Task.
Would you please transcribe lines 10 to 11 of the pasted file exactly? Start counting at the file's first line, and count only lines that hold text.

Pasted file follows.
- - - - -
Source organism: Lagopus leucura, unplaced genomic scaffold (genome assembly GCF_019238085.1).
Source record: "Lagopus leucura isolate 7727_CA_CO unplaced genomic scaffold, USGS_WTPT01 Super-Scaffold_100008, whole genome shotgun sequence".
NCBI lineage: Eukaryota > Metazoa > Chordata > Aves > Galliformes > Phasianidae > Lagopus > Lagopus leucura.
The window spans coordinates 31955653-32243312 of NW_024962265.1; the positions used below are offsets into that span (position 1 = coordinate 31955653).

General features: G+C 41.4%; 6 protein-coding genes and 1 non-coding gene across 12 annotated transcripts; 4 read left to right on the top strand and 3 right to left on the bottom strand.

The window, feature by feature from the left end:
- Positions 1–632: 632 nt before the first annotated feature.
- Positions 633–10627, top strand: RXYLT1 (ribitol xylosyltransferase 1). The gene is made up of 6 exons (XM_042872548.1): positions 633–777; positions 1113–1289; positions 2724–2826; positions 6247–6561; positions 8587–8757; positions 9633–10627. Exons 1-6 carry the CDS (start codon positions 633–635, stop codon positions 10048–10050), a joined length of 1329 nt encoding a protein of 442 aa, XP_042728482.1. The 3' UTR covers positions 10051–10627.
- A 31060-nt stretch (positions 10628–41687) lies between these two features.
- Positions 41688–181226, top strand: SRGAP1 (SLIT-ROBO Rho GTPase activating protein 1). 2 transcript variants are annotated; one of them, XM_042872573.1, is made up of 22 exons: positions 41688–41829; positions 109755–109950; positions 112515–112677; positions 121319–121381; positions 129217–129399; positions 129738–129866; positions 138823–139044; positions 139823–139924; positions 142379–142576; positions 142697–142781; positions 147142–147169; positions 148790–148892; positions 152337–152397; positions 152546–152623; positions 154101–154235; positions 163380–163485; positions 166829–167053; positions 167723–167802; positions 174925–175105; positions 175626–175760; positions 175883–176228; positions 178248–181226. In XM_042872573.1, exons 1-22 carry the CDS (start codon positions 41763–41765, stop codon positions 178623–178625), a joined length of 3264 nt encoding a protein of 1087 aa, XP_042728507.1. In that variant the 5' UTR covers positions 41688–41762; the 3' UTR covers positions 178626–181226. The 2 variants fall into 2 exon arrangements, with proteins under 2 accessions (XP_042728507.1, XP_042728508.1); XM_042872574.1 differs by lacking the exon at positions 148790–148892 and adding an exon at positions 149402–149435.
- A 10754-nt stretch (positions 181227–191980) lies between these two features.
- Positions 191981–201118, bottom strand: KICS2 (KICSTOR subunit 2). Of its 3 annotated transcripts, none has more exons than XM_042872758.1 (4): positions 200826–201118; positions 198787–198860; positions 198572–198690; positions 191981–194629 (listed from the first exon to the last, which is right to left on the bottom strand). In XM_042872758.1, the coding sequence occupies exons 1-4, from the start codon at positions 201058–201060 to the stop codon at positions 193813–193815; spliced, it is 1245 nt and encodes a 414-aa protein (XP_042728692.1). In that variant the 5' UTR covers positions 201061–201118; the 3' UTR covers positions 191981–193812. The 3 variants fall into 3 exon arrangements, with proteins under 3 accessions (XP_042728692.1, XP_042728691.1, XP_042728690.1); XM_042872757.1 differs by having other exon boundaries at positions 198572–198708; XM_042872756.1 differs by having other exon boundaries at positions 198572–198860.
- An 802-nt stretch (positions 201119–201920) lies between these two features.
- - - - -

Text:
- Positions 41688–181226, top strand: SRGAP1 (SLIT-ROBO Rho GTPase activating protein 1). 2 transcript variants are annotated; one of them, XM_042872573.1, is made up of 22 exons: positions 41688–41829; positions 109755–109950; positions 112515–112677; positions 121319–121381; positions 129217–129399; positions 129738–129866; positions 138823–139044; positions 139823–139924; positions 142379–142576; positions 142697–142781; positions 147142–147169; positions 148790–148892; positions 152337–152397; positions 152546–152623; positions 154101–154235; positions 163380–163485; positions 166829–167053; positions 167723–167802; positions 174925–175105; positions 175626–175760; positions 175883–176228; positions 178248–181226. In XM_042872573.1, exons 1-22 carry the CDS (start codon positions 41763–41765, stop codon positions 178623–178625), a joined length of 3264 nt encoding a protein of 1087 aa, XP_042728507.1. In that variant the 5' UTR covers positions 41688–41762; the 3' UTR covers positions 178626–181226. The 2 variants fall into 2 exon arrangements, with proteins under 2 accessions (XP_042728507.1, XP_042728508.1); XM_042872574.1 differs by lacking the exon at positions 148790–148892 and adding an exon at positions 149402–149435.
- A 10754-nt stretch (positions 181227–191980) lies between these two features.